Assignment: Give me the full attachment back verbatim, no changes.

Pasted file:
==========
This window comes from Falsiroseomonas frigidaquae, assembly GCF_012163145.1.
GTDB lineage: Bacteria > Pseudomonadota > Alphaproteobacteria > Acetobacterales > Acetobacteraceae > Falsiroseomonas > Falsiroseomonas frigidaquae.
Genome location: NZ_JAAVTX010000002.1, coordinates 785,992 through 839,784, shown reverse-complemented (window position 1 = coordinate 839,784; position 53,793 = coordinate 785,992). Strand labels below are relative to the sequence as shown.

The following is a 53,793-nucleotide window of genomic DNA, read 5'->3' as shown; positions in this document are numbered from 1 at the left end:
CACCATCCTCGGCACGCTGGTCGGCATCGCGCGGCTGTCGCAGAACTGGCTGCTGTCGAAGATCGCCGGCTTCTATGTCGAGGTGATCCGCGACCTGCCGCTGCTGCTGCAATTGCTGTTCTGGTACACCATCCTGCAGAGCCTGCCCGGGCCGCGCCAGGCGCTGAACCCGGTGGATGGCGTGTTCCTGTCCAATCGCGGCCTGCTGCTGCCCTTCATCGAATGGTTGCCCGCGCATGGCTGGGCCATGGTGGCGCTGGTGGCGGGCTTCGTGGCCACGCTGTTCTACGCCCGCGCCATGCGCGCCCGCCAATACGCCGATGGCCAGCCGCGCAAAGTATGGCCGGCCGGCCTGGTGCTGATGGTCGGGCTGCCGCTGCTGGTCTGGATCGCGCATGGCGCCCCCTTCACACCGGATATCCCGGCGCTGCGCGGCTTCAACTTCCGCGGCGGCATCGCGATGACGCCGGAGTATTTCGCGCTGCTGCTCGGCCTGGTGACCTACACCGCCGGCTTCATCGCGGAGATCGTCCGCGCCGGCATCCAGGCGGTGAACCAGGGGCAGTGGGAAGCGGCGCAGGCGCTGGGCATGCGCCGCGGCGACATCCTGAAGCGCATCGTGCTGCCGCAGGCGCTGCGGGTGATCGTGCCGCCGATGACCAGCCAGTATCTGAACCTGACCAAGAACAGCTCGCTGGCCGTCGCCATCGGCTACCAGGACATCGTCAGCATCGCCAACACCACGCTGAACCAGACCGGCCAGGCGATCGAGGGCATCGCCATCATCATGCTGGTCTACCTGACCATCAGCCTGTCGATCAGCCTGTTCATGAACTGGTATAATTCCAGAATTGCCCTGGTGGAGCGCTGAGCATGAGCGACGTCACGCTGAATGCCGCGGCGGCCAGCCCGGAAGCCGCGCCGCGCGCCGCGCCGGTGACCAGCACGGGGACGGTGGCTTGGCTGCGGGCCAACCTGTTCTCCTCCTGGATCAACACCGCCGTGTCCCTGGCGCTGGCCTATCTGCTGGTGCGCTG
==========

This window comes from Falsiroseomonas frigidaquae, assembly GCF_012163145.1.
GTDB lineage: Bacteria > Pseudomonadota > Alphaproteobacteria > Acetobacterales > Acetobacteraceae > Falsiroseomonas > Falsiroseomonas frigidaquae.
Genome location: NZ_JAAVTX010000002.1, coordinates 785,992 through 839,784, shown reverse-complemented (window position 1 = coordinate 839,784; position 53,793 = coordinate 785,992). Strand labels below are relative to the sequence as shown.

The following is a 53,793-nucleotide window of genomic DNA, read 5'->3' as shown; positions in this document are numbered from 1 at the left end:
CACCATCCTCGGCACGCTGGTCGGCATCGCGCGGCTGTCGCAGAACTGGCTGCTGTCGAAGATCGCCGGCTTCTATGTCGAGGTGATCCGCGACCTGCCGCTGCTGCTGCAATTGCTGTTCTGGTACACCATCCTGCAGAGCCTGCCCGGGCCGCGCCAGGCGCTGAACCCGGTGGATGGCGTGTTCCTGTCCAATCGCGGCCTGCTGCTGCCCTTCATCGAATGGTTGCCCGCGCATGGCTGGGCCATGGTGGCGCTGGTGGCGGGCTTCGTGGCCACGCTGTTCTACGCCCGCGCCATGCGCGCCCGCCAATACGCCGATGGCCAGCCGCGCAAAGTATGGCCGGCCGGCCTGGTGCTGATGGTCGGGCTGCCGCTGCTGGTCTGGATCGCGCATGGCGCCCCCTTCACACCGGATATCCCGGCGCTGCGCGGCTTCAACTTCCGCGGCGGCATCGCGATGACGCCGGAGTATTTCGCGCTGCTGCTCGGCCTGGTGACCTACACCGCCGGCTTCATCGCGGAGATCGTCCGCGCCGGCATCCAGGCGGTGAACCAGGGGCAGTGGGAAGCGGCGCAGGCGCTGGGCATGCGCCGCGGCGACATCCTGAAGCGCATCGTGCTGCCGCAGGCGCTGCGGGTGATCGTGCCGCCGATGACCAGCCAGTATCTGAACCTGACCAAGAACAGCTCGCTGGCCGTCGCCATCGGCTACCAGGACATCGTCAGCATCGCCAACACCACGCTGAACCAGACCGGCCAGGCGATCGAGGGCATCGCCATCATCATGCTGGTCTACCTGACCATCAGCCTGTCGATCAGCCTGTTCATGAACTGGTATAATTCCAGAATTGCCCTGGTGGAGCGCTGAGCATGAGCGACGTCACGCTGAATGCCGCGGCGGCCAGCCCGGAAGCCGCGCCGCGCGCCGCGCCGGTGACCAGCACGGGGACGGTGGCTTGGCTGCGGGCCAACCTGTTCTCCTCCTGGATCAACACCGCCGTGTCCCTGGCGCTGGCCTATCTGCTGGTGCGCTG